I find troubling the notion that conceptual models can serve as adequate proxy of user needs. Programmers are smart people, and love models, especially high level abstract ones. It should be no surprise that techniques that promise to model user needs are the techniques of choice embraced by agile programmers. The models favored are variants of either scenario-based models, or usage-based models. What are these user models based on? Sometimes they are just based on a conversation between a pair of programmers. If more elaborate, the programmer pair might call a meeting to get input from some other stakeholders, such as the customer representative. But what these models aren't based upon is proper user research. The scenarios and "usage" reflects what a bunch of people sitting around a conference table said, and no more. All kinds of assumptions are made, and never verified, in such scenario and usage modeling. Models reflect the tunnel vision of their creators. They lack the peripheral vision gained by widespread consultation with users before design and during development.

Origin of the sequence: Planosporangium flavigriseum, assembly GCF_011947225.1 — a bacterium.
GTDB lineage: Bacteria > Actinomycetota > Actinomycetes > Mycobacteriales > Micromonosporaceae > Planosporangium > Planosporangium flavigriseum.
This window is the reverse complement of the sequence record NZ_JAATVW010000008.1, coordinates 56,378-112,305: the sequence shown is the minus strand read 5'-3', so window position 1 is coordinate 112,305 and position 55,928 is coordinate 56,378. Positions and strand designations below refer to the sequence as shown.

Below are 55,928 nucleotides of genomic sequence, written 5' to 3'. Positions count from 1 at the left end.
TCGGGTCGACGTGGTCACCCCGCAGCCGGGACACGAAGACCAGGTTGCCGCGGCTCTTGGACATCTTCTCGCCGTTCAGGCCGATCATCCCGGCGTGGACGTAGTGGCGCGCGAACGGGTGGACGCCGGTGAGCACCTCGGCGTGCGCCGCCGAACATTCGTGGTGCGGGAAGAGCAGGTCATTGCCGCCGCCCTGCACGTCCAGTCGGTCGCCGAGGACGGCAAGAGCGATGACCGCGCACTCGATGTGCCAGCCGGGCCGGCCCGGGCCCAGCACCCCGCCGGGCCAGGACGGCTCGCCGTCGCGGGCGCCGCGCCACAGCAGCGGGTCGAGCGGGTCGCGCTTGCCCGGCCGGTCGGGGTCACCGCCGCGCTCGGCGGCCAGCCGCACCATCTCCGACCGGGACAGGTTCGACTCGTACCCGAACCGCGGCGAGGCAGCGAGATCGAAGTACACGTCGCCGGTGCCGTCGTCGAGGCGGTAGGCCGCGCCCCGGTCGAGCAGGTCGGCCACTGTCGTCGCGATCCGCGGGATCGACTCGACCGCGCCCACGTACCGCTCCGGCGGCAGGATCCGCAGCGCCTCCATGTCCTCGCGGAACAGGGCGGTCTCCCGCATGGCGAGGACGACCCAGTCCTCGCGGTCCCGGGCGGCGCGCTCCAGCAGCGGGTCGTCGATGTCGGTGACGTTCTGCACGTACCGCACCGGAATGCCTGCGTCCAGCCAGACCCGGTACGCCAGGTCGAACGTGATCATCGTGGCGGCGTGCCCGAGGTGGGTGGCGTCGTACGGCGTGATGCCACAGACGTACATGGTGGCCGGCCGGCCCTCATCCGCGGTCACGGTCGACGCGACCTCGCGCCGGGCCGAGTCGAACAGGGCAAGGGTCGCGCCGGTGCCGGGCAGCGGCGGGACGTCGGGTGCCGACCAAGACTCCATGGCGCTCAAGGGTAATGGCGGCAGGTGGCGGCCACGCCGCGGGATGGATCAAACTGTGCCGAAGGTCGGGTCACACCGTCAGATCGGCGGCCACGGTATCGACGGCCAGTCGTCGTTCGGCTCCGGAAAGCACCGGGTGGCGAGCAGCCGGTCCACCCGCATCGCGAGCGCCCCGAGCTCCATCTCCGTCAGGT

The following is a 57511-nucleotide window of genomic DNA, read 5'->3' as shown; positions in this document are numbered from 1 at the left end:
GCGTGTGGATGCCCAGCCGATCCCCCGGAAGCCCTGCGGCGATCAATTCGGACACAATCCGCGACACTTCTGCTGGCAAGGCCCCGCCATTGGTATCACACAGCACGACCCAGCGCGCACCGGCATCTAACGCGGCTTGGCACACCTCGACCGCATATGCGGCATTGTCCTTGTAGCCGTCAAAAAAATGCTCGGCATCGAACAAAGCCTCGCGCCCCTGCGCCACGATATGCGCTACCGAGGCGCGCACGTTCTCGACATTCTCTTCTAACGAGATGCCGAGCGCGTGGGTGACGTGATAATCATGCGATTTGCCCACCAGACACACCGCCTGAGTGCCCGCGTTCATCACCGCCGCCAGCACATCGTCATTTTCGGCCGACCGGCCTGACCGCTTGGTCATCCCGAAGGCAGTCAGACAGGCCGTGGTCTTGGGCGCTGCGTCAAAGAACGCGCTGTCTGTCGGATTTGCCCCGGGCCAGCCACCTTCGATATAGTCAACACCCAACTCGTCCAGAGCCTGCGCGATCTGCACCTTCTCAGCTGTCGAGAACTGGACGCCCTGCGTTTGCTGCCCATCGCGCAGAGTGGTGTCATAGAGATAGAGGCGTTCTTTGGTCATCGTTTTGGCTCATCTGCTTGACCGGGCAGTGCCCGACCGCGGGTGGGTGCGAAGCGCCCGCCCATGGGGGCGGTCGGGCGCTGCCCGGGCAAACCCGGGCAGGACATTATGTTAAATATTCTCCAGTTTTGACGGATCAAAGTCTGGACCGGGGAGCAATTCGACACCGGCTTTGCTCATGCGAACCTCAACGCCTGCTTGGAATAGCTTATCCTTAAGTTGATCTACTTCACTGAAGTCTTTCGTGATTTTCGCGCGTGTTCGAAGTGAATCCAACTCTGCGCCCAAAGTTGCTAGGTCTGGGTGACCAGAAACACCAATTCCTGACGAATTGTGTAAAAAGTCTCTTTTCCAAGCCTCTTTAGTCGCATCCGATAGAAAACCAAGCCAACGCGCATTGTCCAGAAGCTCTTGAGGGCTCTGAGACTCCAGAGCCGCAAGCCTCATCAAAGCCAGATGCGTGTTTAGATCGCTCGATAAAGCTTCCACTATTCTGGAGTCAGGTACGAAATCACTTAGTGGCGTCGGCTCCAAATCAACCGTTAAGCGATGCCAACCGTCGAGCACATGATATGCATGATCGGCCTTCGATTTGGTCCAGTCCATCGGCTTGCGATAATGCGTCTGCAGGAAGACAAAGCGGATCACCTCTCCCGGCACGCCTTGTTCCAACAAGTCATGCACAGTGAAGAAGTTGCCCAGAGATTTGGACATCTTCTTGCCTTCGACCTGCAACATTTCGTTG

What is most lacking from agile usability is a formal role for user testing. There may be a grudging acknowledgement that user testing is useful is limited circumstances, and a few UCD consultants have managed to sneak-in testing on an agile development project. But generally agile programmers see usability testing as a time waster, and unless and until that attitude changes, agile usability will be only be agile without the usability. Some agile advocates, particularly Larry Constantine, claim you really don't need to test to attain usability. "Our view [of usability testing] is not uncritically positive," he writes: